Tuesday, December 23, 2008

Kennel Club Dog Owners: "Just Following Orders"

Milgram Experiment. See #1, #2, #3, #4, #5

Those who took college psychology classes might remember a study called the Milgram Experiment in which it was found that people would blindly follow orders from an authority figure when told to administer what they believed to be painful -- even lethal -- electric shocks to other humans. As Milgram himself wrote about his 1963 experiment:

Stark authority was pitted against the subjects' [participants'] strongest moral imperatives against hurting others, and, with the subjects' [participants'] ears ringing with the screams of the victims, authority won more often than not.

The extreme willingness of adults to go to almost any lengths on the command of an authority constitutes the chief finding of the study and the fact most urgently demanding explanation

Now, more than 45 year later, the Milgram Experiment has been repeated again, with much the same results reports The San Jose Mercury News.

It turns out that people are so conditioned to follow authority (even when the authority is entirely contrived and asserted without documentation) that humans will routinely apply painful and potentially life-threatening jolts of electricity to people when told to.

Almost all people will apply 150-volt jolts to other humans (significantly more than household current), and about half will crank it up to more than 450 volts, even when the person they are shocking is no longer responding and may in fact be dead or passed out from the pain.

Why do I bring this up here?

Simple: think about dog breeds and breed standards.

People know that breeding very large dogs and very small dogs results in a very high, and very predictable, amount of painful canine pathology, ranging from cancer and bloat to syringomyelia.

People know that breeding achondroplastic and brachycephalic dogs results in a very high, and very predictable, amount of long-term breathing problems, joint problems, and heart disease.

People know that breeding Bloodhounds results in dogs that will often be in pain due to bloat, gastric torsion and cancer, and that more than half of these dogs will be dead by age 7.

So why do people do it?

Simple: they are simply "following directions."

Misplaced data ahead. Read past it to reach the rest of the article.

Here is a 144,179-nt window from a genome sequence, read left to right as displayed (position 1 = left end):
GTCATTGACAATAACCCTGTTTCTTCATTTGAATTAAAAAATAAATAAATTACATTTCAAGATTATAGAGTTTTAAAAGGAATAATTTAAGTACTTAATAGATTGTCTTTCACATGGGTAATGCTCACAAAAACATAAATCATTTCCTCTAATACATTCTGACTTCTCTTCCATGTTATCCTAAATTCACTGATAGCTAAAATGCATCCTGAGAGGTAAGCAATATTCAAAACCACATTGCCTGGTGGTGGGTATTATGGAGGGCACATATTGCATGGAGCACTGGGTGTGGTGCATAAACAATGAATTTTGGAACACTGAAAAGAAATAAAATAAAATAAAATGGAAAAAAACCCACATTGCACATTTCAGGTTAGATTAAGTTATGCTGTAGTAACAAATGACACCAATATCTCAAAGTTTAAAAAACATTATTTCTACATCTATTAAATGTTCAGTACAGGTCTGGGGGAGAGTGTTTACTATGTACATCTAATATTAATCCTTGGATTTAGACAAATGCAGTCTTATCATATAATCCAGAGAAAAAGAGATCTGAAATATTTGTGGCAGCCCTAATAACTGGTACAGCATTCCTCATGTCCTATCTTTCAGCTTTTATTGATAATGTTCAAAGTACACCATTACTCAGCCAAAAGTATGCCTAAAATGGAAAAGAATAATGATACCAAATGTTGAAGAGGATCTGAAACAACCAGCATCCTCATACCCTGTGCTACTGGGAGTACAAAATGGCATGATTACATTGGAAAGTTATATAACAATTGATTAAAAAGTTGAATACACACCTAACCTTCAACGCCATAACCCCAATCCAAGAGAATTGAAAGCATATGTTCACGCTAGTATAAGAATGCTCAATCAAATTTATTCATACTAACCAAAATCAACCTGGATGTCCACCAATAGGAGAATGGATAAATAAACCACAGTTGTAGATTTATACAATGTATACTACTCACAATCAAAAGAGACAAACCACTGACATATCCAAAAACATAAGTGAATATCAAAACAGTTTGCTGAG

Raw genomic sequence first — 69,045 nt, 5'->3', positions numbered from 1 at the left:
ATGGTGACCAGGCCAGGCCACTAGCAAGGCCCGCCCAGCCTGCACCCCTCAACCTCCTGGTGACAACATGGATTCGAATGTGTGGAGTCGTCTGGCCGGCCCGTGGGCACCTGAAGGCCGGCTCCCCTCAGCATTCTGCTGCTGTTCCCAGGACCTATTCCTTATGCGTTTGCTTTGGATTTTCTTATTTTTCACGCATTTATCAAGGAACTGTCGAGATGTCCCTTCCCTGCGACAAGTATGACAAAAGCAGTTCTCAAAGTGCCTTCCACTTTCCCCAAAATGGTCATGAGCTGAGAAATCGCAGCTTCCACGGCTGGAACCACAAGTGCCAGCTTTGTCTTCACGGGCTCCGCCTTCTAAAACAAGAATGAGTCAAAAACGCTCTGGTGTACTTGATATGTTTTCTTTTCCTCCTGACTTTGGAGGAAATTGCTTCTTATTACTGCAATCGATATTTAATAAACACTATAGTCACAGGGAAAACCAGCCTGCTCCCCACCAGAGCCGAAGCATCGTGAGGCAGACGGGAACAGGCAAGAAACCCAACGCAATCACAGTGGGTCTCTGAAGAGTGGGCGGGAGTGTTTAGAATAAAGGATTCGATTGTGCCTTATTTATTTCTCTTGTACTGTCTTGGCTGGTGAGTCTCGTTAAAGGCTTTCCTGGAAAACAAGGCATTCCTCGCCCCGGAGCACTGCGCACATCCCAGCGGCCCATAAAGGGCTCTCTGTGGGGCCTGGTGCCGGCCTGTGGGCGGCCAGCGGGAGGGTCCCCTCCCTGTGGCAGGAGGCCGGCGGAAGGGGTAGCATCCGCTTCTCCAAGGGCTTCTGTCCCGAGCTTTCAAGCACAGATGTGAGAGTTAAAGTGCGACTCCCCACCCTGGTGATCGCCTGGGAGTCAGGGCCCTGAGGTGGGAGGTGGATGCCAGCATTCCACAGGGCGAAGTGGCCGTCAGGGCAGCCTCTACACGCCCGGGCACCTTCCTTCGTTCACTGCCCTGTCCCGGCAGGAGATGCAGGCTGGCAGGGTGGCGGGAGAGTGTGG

The directions are written down in a "breed standard" created by a namelesss faceless group of people who claim "history" as their guide even when the history is entirely invented.

The directions say that no dog can be bred outside of the Kennel Club's closed registry system.

The directions say that a pure breed dog is better than a "mongrel" gotten from the pound

The authority is the Kennel Club.

The pain administered to the dogs is minimized by "expert breeders" and Club potentates who spend considerable amounts of time and energy denying, rationalizing and explaining away defect, deformity and disease in their breeds, and who also routinely lie to potential puppy buyers about breed longevity.

Deaf dog? Never had one.

Uric acid stones? Not in my line.

Heart problems? Oh, that occurs sometimes among "backyard breeders" but never in the kennels of the board members of the breed club.

Cancer, skin conditions and eye problems? That just comes with the breed.

In fact, only the best Chihuahuas have moleras, and only the best Finnish Spitz's have epilepsy, and only the best herding dogs have the merle gene which is so often linked to deafness.

Defect is proof of quality!

In a world in which people will administer killing levels of electric shock to other people on voice command alone, it should come as no surprise to find many people are able to rationalize breeding dogs that will be in pain or discomfort for much of their lives.

After all, it's not like every dog in even a deeply troubled breed will have a painful defect.

And if it happens, it can easily be fobbed off as a "bad break" . . . for the owner of the dog.

And yes, that is how we say, isn't it?

Oh your [cancer prone breed] is dying of cancer? I'm, so sorry for the terrible expense.

Your dachshund has to be put down with a spinal cord injury? I'm so sorry for your loss.